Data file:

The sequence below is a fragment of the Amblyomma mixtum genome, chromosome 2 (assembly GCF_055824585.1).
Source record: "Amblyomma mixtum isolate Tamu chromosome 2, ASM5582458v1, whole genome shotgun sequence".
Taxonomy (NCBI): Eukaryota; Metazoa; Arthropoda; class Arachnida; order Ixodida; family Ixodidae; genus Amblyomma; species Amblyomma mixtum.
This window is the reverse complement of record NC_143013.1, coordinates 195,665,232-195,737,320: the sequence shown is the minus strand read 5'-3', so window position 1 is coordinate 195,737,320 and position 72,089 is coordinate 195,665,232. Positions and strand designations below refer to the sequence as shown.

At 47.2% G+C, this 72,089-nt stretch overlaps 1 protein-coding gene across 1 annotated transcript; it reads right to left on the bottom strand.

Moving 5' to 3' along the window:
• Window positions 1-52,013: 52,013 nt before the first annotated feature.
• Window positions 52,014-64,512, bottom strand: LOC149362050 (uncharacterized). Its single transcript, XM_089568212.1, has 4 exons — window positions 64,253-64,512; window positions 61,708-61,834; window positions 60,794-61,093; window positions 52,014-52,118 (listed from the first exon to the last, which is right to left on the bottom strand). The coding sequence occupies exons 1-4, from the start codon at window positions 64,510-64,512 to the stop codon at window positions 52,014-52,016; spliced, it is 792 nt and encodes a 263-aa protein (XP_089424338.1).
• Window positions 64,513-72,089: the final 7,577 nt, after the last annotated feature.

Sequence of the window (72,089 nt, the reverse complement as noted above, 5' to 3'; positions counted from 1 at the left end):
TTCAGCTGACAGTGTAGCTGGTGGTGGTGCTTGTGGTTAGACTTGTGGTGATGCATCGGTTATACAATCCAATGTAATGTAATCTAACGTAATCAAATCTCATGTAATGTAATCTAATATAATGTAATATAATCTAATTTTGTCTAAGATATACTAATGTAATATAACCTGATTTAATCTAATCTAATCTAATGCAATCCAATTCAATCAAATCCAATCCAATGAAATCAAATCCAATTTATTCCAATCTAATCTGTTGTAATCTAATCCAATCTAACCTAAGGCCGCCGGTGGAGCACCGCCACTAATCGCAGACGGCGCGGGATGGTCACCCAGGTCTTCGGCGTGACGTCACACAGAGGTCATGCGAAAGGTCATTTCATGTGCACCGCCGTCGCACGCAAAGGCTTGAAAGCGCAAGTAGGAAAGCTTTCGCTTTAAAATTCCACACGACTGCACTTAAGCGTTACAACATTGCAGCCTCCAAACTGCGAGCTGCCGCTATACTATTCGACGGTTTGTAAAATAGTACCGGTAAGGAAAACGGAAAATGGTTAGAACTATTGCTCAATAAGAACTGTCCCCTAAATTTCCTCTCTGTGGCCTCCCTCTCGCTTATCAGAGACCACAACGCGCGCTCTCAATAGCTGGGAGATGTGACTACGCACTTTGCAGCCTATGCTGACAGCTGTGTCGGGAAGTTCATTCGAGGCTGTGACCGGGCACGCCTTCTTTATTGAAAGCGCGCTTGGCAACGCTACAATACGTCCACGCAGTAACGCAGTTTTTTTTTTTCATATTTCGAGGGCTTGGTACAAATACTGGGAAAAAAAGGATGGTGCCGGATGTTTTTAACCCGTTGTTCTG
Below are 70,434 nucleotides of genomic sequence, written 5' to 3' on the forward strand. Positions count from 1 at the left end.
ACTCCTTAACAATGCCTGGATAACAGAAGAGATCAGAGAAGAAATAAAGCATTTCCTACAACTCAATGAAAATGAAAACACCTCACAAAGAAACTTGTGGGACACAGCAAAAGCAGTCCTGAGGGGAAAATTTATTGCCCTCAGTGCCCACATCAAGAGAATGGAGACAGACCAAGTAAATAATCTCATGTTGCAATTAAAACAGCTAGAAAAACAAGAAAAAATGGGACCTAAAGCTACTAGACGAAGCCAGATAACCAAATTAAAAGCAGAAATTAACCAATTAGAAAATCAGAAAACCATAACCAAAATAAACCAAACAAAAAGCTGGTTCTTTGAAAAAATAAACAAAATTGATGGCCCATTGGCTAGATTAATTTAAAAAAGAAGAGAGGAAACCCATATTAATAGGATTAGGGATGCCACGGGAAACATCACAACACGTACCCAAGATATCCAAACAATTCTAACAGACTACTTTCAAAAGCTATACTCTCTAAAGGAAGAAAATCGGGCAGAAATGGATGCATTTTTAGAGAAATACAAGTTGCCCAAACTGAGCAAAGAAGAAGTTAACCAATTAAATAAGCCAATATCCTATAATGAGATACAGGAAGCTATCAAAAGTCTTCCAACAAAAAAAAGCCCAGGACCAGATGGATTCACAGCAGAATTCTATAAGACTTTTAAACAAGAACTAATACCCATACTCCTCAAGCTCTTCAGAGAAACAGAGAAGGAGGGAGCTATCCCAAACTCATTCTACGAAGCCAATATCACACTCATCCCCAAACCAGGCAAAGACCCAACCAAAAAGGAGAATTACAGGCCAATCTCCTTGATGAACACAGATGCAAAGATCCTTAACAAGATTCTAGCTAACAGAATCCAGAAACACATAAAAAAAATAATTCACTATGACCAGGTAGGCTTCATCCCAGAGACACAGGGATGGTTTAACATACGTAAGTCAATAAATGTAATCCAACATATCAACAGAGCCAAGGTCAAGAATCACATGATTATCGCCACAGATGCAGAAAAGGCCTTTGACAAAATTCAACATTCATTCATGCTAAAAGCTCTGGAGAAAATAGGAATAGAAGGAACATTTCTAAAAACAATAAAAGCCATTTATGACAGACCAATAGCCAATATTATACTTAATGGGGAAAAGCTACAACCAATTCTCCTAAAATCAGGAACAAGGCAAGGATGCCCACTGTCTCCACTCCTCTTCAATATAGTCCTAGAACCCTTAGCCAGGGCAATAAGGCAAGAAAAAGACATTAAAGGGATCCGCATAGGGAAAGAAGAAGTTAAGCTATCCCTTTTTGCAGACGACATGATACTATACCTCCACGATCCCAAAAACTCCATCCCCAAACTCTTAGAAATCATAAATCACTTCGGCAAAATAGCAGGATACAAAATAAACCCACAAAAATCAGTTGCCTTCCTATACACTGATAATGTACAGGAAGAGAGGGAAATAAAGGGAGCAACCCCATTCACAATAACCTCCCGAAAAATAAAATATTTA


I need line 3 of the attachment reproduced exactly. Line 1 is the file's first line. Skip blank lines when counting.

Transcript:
Taxonomy (NCBI): Eukaryota; Metazoa; Arthropoda; class Arachnida; order Ixodida; family Ixodidae; genus Amblyomma; species Amblyomma mixtum.